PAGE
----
Nowadays, treadmills are sought after as an effective means of efficient, aerobic workout. However, treadmills weren’t always renowned for being a highly exalted fad as they were in the 70s – this piece of machinery conceals a dark, distorted past behind its conveyor belt.
“Traditionally, the word ‘treadmill’ was utilized to refer to any kind of mill operated by either an individual or an animal that would tread the steps of a wheel in order to grind grain”. The basic treadmill features include its moving platform, a conveyor belt, and a flywheel or electric motor. The speed with which the belt moves is equal to the rate of movement in terms of running and walking.
Established in 1817 by Sir William Cubitt, treadmills were seen as a reformative means of rectifying prisoners. This invention is clearly a product of the time and environment in which it was established, seeing that its primary function was to support the economic needs in Post-Waterloo Britain.
The Napoleonic Wars had left the British badly in debt – triumphant, however still in an abysmal state. British labourers were tasked to rebuild the very same British economy decimated by the Napoleonic Wars; with the Government debilitated from further pouring money into munitions and supplies for the Army. The prison system in Britain required remodelling in itself, and many social movements organized by religious groups and philanthropists, including Charles Dickens, sought to change these dire conditions and achieve a new and improved human-rights respectful prison system. Prisons were refashioned with the introduction of new types of rehabilitation, including the treadmill.
The country could not afford to allow convicts to take employment set for English labourers. Resultingly, Cubitt innovatively came out with institutional treadmills purposely designed to offer power to mills.
Prisoners stepped on 24 spokes of a large paddle wheel and with the rotary movement of the wheel, prisoners were obliged to keep stepping in order to avoid the risk of falling off. Meanwhile, this rotation made gears pump out water, crush grain, or power mills, the trademarked “treadmill” finding its initial origins here.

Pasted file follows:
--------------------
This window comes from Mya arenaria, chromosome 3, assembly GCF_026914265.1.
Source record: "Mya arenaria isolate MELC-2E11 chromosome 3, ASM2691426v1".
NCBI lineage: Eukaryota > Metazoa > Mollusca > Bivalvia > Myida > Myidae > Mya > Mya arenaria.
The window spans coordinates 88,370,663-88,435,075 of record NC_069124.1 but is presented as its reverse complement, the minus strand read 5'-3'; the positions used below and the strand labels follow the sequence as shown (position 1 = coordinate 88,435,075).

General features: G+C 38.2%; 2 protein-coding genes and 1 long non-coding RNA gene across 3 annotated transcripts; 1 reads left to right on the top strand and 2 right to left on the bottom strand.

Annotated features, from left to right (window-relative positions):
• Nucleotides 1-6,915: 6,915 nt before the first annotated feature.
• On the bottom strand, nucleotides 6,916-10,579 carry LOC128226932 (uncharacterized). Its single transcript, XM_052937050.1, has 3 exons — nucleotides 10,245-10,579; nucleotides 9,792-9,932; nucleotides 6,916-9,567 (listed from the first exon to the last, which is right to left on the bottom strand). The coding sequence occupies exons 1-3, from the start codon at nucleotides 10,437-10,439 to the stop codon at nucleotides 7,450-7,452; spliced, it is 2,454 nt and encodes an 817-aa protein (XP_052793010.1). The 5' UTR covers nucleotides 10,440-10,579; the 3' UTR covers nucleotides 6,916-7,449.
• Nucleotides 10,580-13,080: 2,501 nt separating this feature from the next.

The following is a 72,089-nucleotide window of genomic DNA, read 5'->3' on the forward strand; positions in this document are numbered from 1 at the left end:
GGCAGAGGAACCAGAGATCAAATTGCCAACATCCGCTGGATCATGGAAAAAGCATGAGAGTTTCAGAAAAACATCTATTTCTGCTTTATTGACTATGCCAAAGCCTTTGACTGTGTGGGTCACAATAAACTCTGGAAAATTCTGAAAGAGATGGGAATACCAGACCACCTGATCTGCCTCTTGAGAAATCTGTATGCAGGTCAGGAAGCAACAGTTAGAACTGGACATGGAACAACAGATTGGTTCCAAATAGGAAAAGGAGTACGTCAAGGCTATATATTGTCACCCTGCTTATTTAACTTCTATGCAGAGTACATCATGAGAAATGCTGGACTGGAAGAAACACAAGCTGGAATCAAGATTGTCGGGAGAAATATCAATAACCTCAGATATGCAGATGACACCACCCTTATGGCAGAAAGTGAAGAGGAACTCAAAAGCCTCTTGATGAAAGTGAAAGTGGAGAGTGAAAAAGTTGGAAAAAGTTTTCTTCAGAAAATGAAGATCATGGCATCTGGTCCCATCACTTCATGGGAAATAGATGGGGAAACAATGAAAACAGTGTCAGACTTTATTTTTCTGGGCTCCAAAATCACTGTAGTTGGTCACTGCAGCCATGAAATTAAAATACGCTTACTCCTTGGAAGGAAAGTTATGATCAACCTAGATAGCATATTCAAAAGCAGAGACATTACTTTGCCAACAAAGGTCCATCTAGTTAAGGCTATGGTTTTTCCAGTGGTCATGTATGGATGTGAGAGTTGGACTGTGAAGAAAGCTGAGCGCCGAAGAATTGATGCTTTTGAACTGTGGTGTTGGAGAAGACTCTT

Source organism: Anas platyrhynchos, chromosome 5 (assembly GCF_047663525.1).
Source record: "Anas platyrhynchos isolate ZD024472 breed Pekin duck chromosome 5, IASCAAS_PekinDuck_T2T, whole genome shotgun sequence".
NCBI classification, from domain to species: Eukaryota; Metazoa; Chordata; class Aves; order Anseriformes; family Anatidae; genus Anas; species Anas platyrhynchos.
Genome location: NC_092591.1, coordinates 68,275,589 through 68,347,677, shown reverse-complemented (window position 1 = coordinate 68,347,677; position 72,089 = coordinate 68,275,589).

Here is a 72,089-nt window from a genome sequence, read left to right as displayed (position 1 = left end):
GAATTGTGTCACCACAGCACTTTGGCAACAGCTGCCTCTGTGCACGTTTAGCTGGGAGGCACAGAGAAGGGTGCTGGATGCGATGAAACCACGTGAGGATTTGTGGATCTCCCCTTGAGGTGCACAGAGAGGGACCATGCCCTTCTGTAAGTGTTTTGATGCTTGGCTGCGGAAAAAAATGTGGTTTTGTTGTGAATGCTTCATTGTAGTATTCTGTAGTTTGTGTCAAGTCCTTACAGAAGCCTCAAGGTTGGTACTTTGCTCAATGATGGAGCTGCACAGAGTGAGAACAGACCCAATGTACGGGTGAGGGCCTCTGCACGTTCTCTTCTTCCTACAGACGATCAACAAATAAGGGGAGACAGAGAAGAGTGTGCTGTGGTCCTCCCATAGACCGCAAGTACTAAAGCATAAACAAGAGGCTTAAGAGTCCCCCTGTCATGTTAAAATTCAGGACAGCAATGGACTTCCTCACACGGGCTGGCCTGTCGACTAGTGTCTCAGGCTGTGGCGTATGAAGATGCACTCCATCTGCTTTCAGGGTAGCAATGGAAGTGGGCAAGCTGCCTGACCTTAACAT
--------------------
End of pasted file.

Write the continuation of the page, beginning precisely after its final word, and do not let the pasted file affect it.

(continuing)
Estimates display that prisoners spent around six hours daily on treadmills, comparable to climbing 5,000 to 14,000 feet; 14,000 feet being roughly Mount Everest’s halfway point.
Unsurprisingly, the physical toil, poor nutrition, and the suffering mental states of the prisoners saw them enduring several breakdowns and injuries. New York prison guard James Hardie credited the device with taming his more boisterous inmates, writing that the “monotonous steadiness, and not its severity…constitutes its terror,” a quote many still agree with. However, the Prison’s Act of 1898 saw to the expulsion of treadmills in Britain as they were recognised as being excessively and unnecessarily cruel.
The treadmill resurged in 1911, when a treadmill patent was registered in the United States. By 1952, the portent for today’s modern treadmill had been initiated. The 1970s jogging craze saw to the glorification of the treadmill, endlessly advertised as a convenient way to better aerobic fitness, maintaining its popularity ever since. Considering the aforementioned, we must be appreciative of the fact that we are the ones who voluntarily subject ourselves to the treadmill, and can hop off at any given time, to our heart’s content.
Written by: Cara Borg Aquilina
(This article was originally posted on civilsocietymt.com)